Another project in the pipeline is Baaghi: A Rebel for Love, an action-romantic film opposite Tiger Shroff. They’ve just shot one song thus far—“I had to dance in five-inch heels while Tiger was doing his spins and flips, not fair,” she mock-complains, laughing. She leaves for Kerala the day after this interview to shoot for the latter, then to Shillong for the former.

Kapoor likes the excitement of changing skins, hair, make-up, and looks between characters, doing different roles. Since Tanya Ghavri’s become her stylist, she’s also been exploring her relationship with fashion in a deeper way. Though her personal style was “bohemian”, she now enjoys couture for events and magazine covers.

With a life so full of loves and passions—including Instagram and Snapchat that she now prefers to Twitter—I ask her what she thinks of love, the romantic kind. “I am open to it. I feel like love can come, spring up on you and surprise you at anytime.” It’s clearly not a priority though (“What is Tinder?”), and she’s not seeking. “I need to work on my skills, explore my passions. If it has to happen it will happen, if it doesn’t, it’s fine. I have my other loves that I am happy with.”

She reveals that she also writes, incidentally, and has been doing so since she was little. What about? “I write what I’m feeling and to capture my day. I just write to remember my experiences when am older.” She recently reread her last entry as a 19-year-old, about all the flowers and excitement of turning 20… “It’s so interesting to go back to that.” Does she rewatch her performances as well? “No, surprisingly, not since their screenings! I’m waiting to do so,” she says, wondrously aware that the benchmarks in her personal journey are public ones, frozen in celluloid for eternity.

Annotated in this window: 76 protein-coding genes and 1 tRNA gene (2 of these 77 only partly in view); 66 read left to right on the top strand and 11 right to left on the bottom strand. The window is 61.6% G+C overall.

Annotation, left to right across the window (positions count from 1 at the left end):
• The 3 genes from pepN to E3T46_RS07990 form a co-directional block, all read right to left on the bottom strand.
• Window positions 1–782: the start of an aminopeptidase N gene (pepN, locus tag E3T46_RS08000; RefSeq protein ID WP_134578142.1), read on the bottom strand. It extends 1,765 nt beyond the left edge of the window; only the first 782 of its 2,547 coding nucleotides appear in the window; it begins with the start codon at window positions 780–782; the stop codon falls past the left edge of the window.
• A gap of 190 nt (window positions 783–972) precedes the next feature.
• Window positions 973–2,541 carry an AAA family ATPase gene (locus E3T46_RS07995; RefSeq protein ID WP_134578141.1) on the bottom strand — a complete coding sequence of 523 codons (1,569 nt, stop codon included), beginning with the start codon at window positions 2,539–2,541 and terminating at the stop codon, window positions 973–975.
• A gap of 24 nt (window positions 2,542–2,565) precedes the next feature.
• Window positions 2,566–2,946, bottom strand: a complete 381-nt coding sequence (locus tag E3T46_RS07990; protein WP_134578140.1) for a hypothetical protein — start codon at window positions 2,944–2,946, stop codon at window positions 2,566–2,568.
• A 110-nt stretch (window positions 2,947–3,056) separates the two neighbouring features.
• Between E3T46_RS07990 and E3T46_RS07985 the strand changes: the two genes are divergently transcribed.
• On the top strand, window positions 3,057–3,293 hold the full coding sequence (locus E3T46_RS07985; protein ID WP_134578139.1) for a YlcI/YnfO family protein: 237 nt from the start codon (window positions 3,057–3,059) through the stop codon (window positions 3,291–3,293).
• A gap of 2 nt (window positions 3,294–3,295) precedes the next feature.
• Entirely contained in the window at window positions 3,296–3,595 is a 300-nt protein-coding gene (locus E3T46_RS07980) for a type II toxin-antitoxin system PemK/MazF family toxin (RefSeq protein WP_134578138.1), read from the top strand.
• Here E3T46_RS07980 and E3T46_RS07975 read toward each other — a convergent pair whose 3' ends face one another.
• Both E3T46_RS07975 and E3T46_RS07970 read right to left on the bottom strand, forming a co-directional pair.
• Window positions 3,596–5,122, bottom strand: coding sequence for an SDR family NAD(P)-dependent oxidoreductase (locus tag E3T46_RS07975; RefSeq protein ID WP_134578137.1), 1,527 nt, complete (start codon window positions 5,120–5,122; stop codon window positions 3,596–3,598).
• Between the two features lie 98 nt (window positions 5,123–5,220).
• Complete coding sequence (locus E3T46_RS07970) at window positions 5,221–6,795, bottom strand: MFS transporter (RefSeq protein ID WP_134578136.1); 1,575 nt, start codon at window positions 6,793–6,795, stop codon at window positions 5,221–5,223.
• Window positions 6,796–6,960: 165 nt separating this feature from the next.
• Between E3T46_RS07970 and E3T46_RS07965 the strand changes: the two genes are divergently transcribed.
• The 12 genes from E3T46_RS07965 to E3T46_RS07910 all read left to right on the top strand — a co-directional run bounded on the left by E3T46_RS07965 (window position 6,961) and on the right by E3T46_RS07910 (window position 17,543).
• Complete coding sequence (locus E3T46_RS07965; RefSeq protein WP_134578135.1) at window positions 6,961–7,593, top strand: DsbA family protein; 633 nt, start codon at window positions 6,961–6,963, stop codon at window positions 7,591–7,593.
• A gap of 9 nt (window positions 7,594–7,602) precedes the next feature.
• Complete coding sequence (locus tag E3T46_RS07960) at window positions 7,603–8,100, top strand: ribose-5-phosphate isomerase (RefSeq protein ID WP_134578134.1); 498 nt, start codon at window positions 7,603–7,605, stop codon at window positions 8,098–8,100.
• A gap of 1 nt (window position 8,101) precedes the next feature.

“She has really grown,” says Dhawan. “People thought she was over, and now look at her—she’s shown everyone who Shraddha Kapoor is.”

On her part, Kapoor says, “You have one life, and you want to try and do whatever you can do in it. Why not? Whether you are good at it or suck at it or are great at it—that’s a different story.” Carpe diem.


An edited version of this interview was the cover story of Harper’s Bazaar in October 2015. Read another interview of Shraddha Kapoor here.

Interview: Shraddha Kapoor by Tara Kaushal

December 2014: For someone who’s only ever wanted to face the camera, the success of the past couple of years has been a dream come true. Shraddha Kapoor is riding the wave and soaking in all the love.

The cover of  Women's Health .

The cover of Women's Health.

I take in the view as I wait for Shraddha on this sunny Sunday afternoon, watching waves hit Silver Beach from the Kapoors’ seventh floor apartment in Juhu, Mumbai. She breezes in soon—wearing a smile, a comfy deep blue tee, Aztec-print beige jammies and thick-rimmed black glasses—and settles into a sofa placed under a portrait of her father.

It may be an obvious question to the daughter of a famous actor, but I ask it anyway. And she says yes, to be in the movies was always, always the plan. Even as a little girl, she’d act, dance and dress up for functions at school… “In fact,” she breaks off animatedly mid-sentence, “you must see this.” On her phone, she shows me what is obviously an early nineties’ picture of a school play—kids all dressed in pseudo-adult outfits, bright lipstick and rouge—and there she is, signing an autograph! “I was playing Madhuri Dixit. A friend shared this photograph with me yesterday, and I was like ‘Oh My God!’”

Yet, she spent two years at Boston University, majoring in psychology. “When you hear so much of ‘tu badi hokar heroine hi banegi’ (‘you are only going to be an actress when you grow up’), you want to rebel and swim against the tide. But deep in my heart I always knew this is the only thing I wanted to do.”